Is the Road Safe for Cycling? 5 Indicators to watch out for

As cycling continues to grow more popular around the world, many cities are racing to add bicycle infrastructure. Yet, not all bike paths are created equal. Some lanes are clearly marked and protected from vehicle traffic with trees or other barriers. Others cycle-ways are merely the shoulder of a high-speed highway and offer no protection from moving cars. Just because the sign says “bike lane” does not mean it’s safe for travel.

Increasingly, communities are striving to create cycle tracks that meet “Go Dutch” standards and prioritize safety for multiple forms of transit, not just cars. In the meantime, cyclists – particularly novice cyclists – should stay mindful of the safety of the roads they travel. Here are some things to look out for:


A safe bike lane looks different than a vehicle lane. This helps avoid any confusion about who should travel where. To create the distinction, bike lanes are frequently painted an off-color like green, blue or burgundy (yellow, however, is a less safe choice because it is so common drivers no longer notice it). The lanes might also have bicycle graphics stenciled on to their surface or be surrounded by a designated “buffer” space marked with diagonal lines.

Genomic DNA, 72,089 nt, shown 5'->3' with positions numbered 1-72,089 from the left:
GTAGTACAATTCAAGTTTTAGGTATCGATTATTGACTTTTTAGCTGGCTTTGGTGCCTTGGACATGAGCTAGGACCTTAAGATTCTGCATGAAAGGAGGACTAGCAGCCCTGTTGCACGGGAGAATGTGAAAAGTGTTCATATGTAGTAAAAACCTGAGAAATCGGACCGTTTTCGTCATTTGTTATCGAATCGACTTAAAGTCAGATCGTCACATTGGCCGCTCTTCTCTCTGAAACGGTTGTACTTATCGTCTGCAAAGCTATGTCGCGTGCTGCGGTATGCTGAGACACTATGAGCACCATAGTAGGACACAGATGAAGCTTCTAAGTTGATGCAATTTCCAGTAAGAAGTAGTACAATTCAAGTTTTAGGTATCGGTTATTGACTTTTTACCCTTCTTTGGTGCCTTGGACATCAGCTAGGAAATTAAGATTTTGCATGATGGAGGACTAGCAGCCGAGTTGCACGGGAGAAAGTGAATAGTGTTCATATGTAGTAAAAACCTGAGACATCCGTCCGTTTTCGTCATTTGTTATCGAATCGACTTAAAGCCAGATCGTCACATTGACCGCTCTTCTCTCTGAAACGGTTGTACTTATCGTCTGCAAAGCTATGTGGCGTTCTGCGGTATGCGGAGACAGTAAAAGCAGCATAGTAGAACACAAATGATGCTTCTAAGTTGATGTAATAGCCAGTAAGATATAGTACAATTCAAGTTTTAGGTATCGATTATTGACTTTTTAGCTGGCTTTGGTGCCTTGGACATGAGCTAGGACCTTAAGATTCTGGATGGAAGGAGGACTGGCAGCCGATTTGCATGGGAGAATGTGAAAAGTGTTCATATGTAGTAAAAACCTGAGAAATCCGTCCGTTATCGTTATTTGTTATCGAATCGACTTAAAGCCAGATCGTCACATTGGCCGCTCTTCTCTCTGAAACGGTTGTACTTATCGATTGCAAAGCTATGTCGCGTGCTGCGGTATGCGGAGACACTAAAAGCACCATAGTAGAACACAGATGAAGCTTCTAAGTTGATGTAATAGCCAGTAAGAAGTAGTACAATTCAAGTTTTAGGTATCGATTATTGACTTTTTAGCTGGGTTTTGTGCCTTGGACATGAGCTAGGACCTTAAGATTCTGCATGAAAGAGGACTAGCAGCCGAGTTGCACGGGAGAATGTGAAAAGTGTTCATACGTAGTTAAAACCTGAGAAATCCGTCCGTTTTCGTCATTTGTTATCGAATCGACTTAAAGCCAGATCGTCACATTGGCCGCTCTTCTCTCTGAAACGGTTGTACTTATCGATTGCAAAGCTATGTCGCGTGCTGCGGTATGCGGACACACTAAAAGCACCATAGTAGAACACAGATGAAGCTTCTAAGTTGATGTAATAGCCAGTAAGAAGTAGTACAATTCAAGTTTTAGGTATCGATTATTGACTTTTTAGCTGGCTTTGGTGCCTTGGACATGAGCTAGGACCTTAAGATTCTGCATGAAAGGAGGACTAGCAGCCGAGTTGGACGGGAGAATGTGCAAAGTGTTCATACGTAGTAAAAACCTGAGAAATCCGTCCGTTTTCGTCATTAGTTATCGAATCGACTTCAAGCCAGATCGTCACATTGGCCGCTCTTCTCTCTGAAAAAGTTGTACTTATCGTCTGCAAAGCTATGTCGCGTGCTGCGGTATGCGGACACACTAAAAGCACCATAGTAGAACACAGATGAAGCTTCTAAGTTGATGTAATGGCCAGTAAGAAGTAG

Physical Barriers

Zebra Bump Lane Separators

Image credit: Zebra Lane Blockers via

Physically “protected” bike lanes are the safest. Bike lanes can be separated from vehicle lanes using concrete strips, planters, trees, or reflective posts. Many European cities including Barcelona and London – and recently Washington D.C. in the United States – have been adding Zebra Lane Blockers to existing bike lanes. The simple invention creates both a physical and visual barrier without much investment.

Speed Limit